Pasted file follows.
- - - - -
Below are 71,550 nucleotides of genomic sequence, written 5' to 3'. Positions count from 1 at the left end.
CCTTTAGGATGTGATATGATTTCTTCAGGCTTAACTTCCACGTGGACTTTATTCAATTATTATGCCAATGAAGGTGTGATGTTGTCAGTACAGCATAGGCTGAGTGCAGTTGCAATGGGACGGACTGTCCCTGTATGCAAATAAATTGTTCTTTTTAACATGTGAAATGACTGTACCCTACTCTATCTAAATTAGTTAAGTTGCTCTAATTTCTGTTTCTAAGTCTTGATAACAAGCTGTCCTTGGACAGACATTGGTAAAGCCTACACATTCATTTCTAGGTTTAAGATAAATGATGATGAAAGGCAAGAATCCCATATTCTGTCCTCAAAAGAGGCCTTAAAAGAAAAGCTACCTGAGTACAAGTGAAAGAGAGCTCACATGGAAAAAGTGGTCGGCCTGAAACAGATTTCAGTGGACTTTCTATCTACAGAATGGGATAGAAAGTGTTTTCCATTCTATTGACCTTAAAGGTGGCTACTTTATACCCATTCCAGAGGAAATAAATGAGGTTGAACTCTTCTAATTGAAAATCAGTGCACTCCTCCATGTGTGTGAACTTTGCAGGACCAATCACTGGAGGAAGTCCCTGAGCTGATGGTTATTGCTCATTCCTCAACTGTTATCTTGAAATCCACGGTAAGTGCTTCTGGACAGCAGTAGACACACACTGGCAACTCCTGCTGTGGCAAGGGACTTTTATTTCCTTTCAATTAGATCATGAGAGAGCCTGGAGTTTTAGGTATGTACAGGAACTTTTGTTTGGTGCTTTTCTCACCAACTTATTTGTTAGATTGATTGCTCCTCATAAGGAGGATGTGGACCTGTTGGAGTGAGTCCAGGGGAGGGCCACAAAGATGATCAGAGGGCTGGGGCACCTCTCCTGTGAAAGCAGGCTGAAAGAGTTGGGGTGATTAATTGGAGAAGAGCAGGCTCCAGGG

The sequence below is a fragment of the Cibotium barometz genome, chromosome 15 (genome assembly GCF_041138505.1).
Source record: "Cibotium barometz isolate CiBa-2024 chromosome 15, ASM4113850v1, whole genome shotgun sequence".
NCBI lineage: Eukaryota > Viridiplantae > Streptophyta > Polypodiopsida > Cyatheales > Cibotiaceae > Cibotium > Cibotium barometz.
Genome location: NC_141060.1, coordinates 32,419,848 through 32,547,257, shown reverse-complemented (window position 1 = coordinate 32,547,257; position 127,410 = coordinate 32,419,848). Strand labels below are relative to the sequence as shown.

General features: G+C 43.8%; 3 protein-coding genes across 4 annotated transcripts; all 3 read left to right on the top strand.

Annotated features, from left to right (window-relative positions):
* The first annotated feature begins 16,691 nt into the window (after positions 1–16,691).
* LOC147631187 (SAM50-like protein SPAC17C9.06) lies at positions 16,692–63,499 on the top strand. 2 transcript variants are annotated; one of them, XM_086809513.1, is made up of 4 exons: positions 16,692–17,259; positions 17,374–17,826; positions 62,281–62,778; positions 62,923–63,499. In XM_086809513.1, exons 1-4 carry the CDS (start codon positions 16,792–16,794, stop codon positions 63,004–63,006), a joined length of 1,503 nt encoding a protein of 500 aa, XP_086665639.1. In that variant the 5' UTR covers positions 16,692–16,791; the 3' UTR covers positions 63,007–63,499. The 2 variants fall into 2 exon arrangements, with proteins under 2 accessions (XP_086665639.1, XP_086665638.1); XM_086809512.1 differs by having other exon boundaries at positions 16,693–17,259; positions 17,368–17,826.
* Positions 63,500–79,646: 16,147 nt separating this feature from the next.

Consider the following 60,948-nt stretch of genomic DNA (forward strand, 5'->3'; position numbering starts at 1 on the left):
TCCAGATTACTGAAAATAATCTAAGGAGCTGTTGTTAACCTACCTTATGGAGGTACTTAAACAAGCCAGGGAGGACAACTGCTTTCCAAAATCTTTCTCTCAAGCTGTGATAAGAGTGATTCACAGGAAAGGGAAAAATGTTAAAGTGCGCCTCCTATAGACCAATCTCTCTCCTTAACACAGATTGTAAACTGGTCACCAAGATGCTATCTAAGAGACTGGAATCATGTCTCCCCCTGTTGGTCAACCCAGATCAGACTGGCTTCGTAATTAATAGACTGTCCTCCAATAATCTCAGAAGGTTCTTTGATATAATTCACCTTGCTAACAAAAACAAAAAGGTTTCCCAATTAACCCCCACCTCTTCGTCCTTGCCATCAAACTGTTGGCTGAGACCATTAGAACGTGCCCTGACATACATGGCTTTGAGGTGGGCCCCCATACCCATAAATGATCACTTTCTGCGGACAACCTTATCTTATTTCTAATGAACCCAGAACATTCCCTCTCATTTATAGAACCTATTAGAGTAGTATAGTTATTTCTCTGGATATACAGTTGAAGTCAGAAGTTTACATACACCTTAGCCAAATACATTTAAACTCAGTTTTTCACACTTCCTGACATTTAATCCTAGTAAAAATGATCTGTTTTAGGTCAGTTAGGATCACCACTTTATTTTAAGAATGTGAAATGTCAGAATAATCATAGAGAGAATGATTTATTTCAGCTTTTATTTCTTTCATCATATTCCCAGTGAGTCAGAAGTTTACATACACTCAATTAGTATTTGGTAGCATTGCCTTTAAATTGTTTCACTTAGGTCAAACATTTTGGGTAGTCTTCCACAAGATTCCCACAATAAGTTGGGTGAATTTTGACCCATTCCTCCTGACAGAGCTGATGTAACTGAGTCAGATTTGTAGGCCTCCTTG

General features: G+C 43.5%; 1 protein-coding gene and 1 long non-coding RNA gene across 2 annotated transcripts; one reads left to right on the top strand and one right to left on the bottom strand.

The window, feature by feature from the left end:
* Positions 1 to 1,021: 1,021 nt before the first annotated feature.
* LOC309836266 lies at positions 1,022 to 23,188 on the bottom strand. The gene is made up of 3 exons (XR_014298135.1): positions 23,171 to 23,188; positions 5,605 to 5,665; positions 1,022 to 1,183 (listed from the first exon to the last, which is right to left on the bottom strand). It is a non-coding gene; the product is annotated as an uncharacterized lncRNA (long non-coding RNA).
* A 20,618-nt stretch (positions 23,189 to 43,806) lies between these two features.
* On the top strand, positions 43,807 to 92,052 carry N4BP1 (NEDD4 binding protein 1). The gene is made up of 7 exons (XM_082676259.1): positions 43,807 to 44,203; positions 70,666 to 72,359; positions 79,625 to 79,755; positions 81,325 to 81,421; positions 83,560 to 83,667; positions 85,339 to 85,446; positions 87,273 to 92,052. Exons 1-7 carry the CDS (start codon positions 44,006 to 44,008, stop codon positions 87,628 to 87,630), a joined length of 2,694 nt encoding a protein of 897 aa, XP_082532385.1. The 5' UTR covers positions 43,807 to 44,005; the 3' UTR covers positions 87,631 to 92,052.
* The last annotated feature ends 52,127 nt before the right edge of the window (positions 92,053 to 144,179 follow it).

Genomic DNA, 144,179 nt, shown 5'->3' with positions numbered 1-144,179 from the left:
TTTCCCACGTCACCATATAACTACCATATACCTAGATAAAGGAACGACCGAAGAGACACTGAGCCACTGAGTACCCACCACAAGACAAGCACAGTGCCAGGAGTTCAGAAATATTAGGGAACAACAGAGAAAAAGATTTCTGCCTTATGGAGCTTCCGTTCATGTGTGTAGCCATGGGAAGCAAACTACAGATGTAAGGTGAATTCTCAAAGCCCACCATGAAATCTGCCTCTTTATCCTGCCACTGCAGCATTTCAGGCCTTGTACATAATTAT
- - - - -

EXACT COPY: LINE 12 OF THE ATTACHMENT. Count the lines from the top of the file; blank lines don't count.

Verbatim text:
Consider the following 60,948-nt stretch of genomic DNA (forward strand, 5'->3'; position numbering starts at 1 on the left):